Snow falls as nor’easter strikes Riverhead

COURTESY PHOTO | A National Weather Service radar shows Wednesday night’s nor’easter as it hits Long Island.

Effects from an offshore nor’easter have begun to intensify Wednesday evening, making driving conditions dangerous and even bringing the first reported snowfall of the winter.

Current forecasts show the storm may dust the area with up to an inch of snow, with more snow for the western areas of town, said Brian Ciemnecki, a meteorologist with the National Weather Service in Upton.

“We’re going to see snow for another couple of hours,” he said. “The best chance is that it’ll probably remain less than half an inch.”

The snow began just before the sun set as cooler air moved into the area, Mr. Ciemnecki said. The wintery mix is expected to be light throughout the night and should taper off by the afternoon, the latest forecasts show.

PAUL SQUIRE PHOTO | A woman was hospitalized Wednesday afternoon after three cars crashed on Route 58 in Riverhead.

The storm is currently about 170 miles south-southeast of Montauk, Mr. Ciemnecki said, and will continue to move to the northeast through the night.

Winds should be slightly less than originally predicted, with sustained winds between 25 and 35 mph. Gusts could still reach up into the 45 mph range, he said.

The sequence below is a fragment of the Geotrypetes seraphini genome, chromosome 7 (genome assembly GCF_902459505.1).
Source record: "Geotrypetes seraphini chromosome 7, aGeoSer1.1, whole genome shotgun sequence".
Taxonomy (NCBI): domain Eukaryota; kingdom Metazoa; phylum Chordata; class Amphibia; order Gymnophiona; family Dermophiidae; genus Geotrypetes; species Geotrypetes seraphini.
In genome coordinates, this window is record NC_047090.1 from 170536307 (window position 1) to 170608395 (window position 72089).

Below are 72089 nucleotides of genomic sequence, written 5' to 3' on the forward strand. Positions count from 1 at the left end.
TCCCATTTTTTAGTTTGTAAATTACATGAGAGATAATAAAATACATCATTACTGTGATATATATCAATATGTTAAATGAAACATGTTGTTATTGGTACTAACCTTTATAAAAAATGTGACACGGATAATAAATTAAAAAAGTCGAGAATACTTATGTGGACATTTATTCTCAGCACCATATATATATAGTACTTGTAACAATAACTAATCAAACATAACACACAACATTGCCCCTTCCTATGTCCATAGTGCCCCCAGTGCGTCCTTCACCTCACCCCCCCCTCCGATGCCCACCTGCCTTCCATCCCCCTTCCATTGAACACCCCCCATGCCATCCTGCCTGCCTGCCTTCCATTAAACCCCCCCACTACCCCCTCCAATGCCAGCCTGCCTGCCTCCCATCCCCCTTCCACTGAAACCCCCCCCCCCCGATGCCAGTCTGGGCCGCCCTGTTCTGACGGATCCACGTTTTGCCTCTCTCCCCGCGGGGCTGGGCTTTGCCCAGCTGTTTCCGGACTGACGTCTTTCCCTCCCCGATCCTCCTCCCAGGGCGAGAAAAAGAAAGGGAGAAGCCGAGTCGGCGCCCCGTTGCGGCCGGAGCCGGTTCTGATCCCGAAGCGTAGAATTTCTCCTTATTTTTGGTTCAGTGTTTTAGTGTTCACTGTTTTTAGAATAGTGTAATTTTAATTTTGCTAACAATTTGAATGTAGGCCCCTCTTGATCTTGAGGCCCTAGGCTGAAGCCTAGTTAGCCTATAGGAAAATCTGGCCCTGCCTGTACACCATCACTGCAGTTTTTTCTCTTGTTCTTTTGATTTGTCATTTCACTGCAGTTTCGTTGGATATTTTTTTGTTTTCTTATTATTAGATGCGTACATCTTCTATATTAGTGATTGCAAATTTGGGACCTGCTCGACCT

The nor’easter will also bring a storm surge, though one not as bad as superstorm Sandy’s last week.

Road conditions are expected to worsen into the night. The poor weather already caused at least one accident on Route 58 in Riverhead Wednesday afternoon that sent a woman to the hospital with non life-threatening injuries, police said.

The storm has “caused additional damage and power outages,” according to a LIPA statement.

“We will continue to deploy our significant workforce to address all power outages,” a LIPA alert stated.

As of 5:45 p.m., LIPA is reporting more than 1,400 outages in Riverhead, up from about 1,100 outages earlier today.

Riverhead Supervisor Sean Walter has asked residents to be careful, pay attention if you live in a flooding zone, and avoid traveling Wednesday night.

Tonight’s 6 p.m. high tide will be the highest in the next few cycles, bringing the  high tide from the nor’easter up to about 4 feet above normal, Mr. Walter said in a statement. Residents in low-lying areas should stay vigilant as the storm strikes, he said.

Southampton Town issued a voluntary evacuation notice for residents in low-lying areas like Flanders Tuesday night; no evacuation was planned for Riverhead, said Police Chief David Hegermiller.

“I don’t think we’ll see a problem with low-lying areas,” he said. “We’re only supposed to see a 1- to 2-foot surge.”

Mr. Walter also advised residents to be careful around downed power lines, which could still be energized.

“This storm has the potential to cause more trees and power lines to come down … Stay away from fallen wires,” Mr. Walter said.

The town has cancelled all recreation department activities tonight, and both the Riverhead and Shoreham Wading River school districts cancelled after-school and evening activities because of the oncoming storm.

In case of emergency, call the Riverhead Police Department at 911 or (631) 727-4500. A Red Cross shelter has been opened at Saint Joseph’s College in Patchogue.

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